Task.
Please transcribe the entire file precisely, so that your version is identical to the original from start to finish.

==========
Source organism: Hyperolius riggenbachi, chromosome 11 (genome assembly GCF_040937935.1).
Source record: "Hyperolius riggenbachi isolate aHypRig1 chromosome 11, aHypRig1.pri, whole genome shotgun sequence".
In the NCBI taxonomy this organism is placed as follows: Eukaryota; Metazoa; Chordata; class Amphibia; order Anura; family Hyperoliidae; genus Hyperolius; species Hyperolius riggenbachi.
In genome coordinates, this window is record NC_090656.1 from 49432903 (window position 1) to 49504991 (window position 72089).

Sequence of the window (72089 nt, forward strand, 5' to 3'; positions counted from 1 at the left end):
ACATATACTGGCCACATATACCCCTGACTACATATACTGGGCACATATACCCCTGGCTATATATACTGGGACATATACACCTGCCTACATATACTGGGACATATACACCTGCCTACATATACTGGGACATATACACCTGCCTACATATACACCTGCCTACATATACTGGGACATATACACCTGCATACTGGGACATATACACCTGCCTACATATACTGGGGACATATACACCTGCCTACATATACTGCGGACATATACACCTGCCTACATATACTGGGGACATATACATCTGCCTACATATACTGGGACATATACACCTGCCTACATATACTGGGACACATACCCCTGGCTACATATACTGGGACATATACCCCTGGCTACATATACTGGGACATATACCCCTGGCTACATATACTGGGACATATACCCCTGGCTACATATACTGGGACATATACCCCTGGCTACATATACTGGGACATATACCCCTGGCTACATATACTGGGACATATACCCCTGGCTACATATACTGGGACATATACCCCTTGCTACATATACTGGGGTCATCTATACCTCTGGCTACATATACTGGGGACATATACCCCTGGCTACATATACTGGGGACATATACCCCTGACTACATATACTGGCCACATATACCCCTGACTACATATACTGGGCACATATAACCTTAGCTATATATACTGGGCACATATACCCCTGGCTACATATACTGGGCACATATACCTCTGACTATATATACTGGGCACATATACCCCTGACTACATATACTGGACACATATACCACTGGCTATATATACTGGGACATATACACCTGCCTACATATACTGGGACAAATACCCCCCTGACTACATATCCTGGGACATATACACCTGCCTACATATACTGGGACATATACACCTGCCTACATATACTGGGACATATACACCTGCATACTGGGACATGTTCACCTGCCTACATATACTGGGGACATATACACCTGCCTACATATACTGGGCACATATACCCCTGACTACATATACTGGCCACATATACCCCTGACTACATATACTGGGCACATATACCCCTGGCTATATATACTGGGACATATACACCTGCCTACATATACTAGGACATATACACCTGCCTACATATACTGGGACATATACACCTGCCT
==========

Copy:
Source organism: Hyperolius riggenbachi, chromosome 11 (genome assembly GCF_040937935.1).
Source record: "Hyperolius riggenbachi isolate aHypRig1 chromosome 11, aHypRig1.pri, whole genome shotgun sequence".
In the NCBI taxonomy this organism is placed as follows: Eukaryota; Metazoa; Chordata; class Amphibia; order Anura; family Hyperoliidae; genus Hyperolius; species Hyperolius riggenbachi.
In genome coordinates, this window is record NC_090656.1 from 49432903 (window position 1) to 49504991 (window position 72089).

Sequence of the window (72089 nt, forward strand, 5' to 3'; positions counted from 1 at the left end):
ACATATACTGGCCACATATACCCCTGACTACATATACTGGGCACATATACCCCTGGCTATATATACTGGGACATATACACCTGCCTACATATACTGGGACATATACACCTGCCTACATATACTGGGACATATACACCTGCCTACATATACACCTGCCTACATATACTGGGACATATACACCTGCATACTGGGACATATACACCTGCCTACATATACTGGGGACATATACACCTGCCTACATATACTGCGGACATATACACCTGCCTACATATACTGGGGACATATACATCTGCCTACATATACTGGGACATATACACCTGCCTACATATACTGGGACACATACCCCTGGCTACATATACTGGGACATATACCCCTGGCTACATATACTGGGACATATACCCCTGGCTACATATACTGGGACATATACCCCTGGCTACATATACTGGGACATATACCCCTGGCTACATATACTGGGACATATACCCCTGGCTACATATACTGGGACATATACCCCTGGCTACATATACTGGGACATATACCCCTTGCTACATATACTGGGGTCATCTATACCTCTGGCTACATATACTGGGGACATATACCCCTGGCTACATATACTGGGGACATATACCCCTGACTACATATACTGGCCACATATACCCCTGACTACATATACTGGGCACATATAACCTTAGCTATATATACTGGGCACATATACCCCTGGCTACATATACTGGGCACATATACCTCTGACTATATATACTGGGCACATATACCCCTGACTACATATACTGGACACATATACCACTGGCTATATATACTGGGACATATACACCTGCCTACATATACTGGGACAAATACCCCCCTGACTACATATCCTGGGACATATACACCTGCCTACATATACTGGGACATATACACCTGCCTACATATACTGGGACATATACACCTGCATACTGGGACATGTTCACCTGCCTACATATACTGGGGACATATACACCTGCCTACATATACTGGGCACATATACCCCTGACTACATATACTGGCCACATATACCCCTGACTACATATACTGGGCACATATACCCCTGGCTATATATACTGGGACATATACACCTGCCTACATATACTAGGACATATACACCTGCCTACATATACTGGGACATATACACCTGCCT